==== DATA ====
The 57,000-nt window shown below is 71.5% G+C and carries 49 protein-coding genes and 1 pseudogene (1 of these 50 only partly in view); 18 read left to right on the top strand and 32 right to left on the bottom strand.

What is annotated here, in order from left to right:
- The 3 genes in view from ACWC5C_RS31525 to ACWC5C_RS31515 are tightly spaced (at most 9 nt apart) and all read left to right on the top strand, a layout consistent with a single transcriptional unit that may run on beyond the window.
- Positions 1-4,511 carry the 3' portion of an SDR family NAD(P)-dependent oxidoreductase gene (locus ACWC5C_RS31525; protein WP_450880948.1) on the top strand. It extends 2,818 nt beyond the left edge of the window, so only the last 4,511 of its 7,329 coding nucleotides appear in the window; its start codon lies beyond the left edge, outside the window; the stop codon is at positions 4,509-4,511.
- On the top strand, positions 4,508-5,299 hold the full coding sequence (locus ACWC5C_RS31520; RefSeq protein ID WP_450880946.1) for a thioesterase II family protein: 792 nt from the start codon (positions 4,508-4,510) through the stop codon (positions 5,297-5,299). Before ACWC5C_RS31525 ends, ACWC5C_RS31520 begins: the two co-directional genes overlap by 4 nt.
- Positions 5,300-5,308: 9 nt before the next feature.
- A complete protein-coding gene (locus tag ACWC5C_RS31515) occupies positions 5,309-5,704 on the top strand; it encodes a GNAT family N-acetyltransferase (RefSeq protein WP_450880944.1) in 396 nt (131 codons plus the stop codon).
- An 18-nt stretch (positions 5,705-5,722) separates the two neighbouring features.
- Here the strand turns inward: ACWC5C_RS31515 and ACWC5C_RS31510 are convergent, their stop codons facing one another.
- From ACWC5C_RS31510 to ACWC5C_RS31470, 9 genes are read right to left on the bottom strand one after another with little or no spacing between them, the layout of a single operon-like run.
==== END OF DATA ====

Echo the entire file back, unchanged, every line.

The 57,000-nt window shown below is 71.5% G+C and carries 49 protein-coding genes and 1 pseudogene (1 of these 50 only partly in view); 18 read left to right on the top strand and 32 right to left on the bottom strand.

What is annotated here, in order from left to right:
- The 3 genes in view from ACWC5C_RS31525 to ACWC5C_RS31515 are tightly spaced (at most 9 nt apart) and all read left to right on the top strand, a layout consistent with a single transcriptional unit that may run on beyond the window.
- Positions 1-4,511 carry the 3' portion of an SDR family NAD(P)-dependent oxidoreductase gene (locus ACWC5C_RS31525; protein WP_450880948.1) on the top strand. It extends 2,818 nt beyond the left edge of the window, so only the last 4,511 of its 7,329 coding nucleotides appear in the window; its start codon lies beyond the left edge, outside the window; the stop codon is at positions 4,509-4,511.
- On the top strand, positions 4,508-5,299 hold the full coding sequence (locus ACWC5C_RS31520; RefSeq protein ID WP_450880946.1) for a thioesterase II family protein: 792 nt from the start codon (positions 4,508-4,510) through the stop codon (positions 5,297-5,299). Before ACWC5C_RS31525 ends, ACWC5C_RS31520 begins: the two co-directional genes overlap by 4 nt.
- Positions 5,300-5,308: 9 nt before the next feature.
- A complete protein-coding gene (locus tag ACWC5C_RS31515) occupies positions 5,309-5,704 on the top strand; it encodes a GNAT family N-acetyltransferase (RefSeq protein WP_450880944.1) in 396 nt (131 codons plus the stop codon).
- An 18-nt stretch (positions 5,705-5,722) separates the two neighbouring features.
- Here the strand turns inward: ACWC5C_RS31515 and ACWC5C_RS31510 are convergent, their stop codons facing one another.
- From ACWC5C_RS31510 to ACWC5C_RS31470, 9 genes are read right to left on the bottom strand one after another with little or no spacing between them, the layout of a single operon-like run.